As a preacher, he was in his earlier years somewhat elaborate, highly wrought, and rhetorical. With the advance of time, his style became exceedingly simple and direct, sacrificing everything to clearness, pungency, and force. His conception for the moment of religious realities was intense beyond expression. His most marked intellectual characteristics were his love of truth and his clearness of conception and expression. His love of liberty for himself and for others was broad and eager. His hopes for human advancement were unresting. his own words, once uttered in private conversation, "I go for the human race," expressed the spirit of his life. The trait which towered above all else was his profound and unwavering devotion to duty. In the just and striking words of his pupil and successor, President E. G. Robinson, "To him, ought and ought not were the most potent words that could be spoken."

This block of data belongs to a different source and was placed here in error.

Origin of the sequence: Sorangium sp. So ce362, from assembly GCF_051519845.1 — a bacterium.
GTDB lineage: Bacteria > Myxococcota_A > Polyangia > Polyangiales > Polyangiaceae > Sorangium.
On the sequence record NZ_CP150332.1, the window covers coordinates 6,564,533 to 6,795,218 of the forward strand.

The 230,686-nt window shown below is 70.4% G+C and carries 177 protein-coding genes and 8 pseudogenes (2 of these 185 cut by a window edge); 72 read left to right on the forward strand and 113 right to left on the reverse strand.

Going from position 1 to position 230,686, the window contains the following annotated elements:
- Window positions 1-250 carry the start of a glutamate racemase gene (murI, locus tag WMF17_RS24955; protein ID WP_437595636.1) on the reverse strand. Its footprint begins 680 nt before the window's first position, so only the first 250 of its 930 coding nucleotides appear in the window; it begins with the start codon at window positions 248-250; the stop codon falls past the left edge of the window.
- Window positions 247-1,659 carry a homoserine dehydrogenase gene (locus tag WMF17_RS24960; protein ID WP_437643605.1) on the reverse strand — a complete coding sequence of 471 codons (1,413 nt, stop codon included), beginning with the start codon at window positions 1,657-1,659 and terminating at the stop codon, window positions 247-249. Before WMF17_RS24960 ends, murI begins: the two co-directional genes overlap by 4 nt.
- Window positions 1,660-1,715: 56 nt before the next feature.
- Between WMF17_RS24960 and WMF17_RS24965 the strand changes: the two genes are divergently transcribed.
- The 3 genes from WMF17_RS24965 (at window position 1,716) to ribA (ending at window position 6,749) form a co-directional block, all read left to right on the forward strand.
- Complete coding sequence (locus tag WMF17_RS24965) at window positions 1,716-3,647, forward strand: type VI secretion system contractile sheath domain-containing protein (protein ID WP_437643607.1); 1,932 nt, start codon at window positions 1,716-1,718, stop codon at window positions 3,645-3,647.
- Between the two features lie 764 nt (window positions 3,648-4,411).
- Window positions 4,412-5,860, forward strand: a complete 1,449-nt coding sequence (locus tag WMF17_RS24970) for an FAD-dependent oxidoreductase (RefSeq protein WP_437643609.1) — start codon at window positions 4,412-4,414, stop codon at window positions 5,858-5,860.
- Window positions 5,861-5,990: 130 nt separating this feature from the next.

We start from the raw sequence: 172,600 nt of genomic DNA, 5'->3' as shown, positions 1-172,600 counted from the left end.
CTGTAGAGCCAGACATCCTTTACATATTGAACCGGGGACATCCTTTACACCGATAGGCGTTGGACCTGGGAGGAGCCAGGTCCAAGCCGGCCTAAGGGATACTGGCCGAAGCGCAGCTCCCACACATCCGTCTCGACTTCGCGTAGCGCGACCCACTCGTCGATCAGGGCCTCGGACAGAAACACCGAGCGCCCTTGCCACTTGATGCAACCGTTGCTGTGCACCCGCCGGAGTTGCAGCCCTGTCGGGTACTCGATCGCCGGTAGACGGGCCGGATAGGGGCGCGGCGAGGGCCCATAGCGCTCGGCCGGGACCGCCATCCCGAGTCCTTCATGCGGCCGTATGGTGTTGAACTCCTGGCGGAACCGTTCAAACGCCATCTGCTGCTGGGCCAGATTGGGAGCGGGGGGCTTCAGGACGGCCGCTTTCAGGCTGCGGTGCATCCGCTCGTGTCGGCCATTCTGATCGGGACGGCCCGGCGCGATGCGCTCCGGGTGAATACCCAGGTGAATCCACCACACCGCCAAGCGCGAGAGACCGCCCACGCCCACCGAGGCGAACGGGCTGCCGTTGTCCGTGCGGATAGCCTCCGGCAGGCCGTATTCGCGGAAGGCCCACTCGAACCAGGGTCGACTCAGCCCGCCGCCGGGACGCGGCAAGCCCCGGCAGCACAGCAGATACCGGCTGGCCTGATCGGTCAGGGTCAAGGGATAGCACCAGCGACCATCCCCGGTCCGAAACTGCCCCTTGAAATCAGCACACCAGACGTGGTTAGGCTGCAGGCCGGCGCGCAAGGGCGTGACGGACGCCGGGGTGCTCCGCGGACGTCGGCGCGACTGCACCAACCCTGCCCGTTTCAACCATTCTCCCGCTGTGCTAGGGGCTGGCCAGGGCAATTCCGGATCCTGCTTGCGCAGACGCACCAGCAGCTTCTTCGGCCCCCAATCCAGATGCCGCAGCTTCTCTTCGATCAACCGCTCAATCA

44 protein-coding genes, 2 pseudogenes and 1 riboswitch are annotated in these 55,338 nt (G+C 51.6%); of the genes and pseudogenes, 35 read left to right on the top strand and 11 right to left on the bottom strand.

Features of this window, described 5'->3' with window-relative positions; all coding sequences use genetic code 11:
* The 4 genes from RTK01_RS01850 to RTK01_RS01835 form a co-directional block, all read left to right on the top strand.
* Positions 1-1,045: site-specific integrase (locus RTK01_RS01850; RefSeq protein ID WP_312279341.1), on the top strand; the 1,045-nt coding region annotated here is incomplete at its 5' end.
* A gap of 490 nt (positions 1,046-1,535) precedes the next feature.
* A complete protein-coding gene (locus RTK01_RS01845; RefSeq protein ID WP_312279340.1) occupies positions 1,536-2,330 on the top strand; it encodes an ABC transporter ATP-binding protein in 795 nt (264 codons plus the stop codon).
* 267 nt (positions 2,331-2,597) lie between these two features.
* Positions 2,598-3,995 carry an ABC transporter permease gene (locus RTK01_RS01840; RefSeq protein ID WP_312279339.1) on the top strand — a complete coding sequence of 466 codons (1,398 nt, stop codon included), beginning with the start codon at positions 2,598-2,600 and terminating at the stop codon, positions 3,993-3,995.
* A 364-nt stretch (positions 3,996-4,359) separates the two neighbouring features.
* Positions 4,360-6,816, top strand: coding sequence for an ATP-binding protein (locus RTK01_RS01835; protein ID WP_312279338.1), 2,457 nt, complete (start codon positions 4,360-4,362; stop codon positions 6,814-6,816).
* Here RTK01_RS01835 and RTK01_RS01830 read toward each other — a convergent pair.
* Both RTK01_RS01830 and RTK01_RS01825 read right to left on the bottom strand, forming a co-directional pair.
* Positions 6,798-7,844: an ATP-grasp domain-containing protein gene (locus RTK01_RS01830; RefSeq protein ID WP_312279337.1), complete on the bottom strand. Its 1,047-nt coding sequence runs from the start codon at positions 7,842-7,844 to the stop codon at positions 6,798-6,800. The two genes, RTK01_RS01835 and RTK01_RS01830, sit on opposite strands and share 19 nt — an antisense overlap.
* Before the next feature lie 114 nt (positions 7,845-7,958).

He held intelligently, firmly, and conscientiously the doctrines of evangelical Christianity and the distinguishing principles of the Baptist denomination. But he rejoiced to labor, wherever it was possible, with his brethren of other Christian bodies, in promotion of the interests of religion and humanity. Dr. Wayland was one of the greatest men to whom our country has given birth.
He was twice married; his second wife survived him seven years. Three sons survived him, one of whom has since died. A memoir of his "Life and Labors" (2 vols.) was prepared by his sons, Francis and H. L. Wayland. ====================
[William Cathcart, editor, The Baptist Encyclopedia, 1881, rpt. 1988, pp. 1221-1223. — jrd]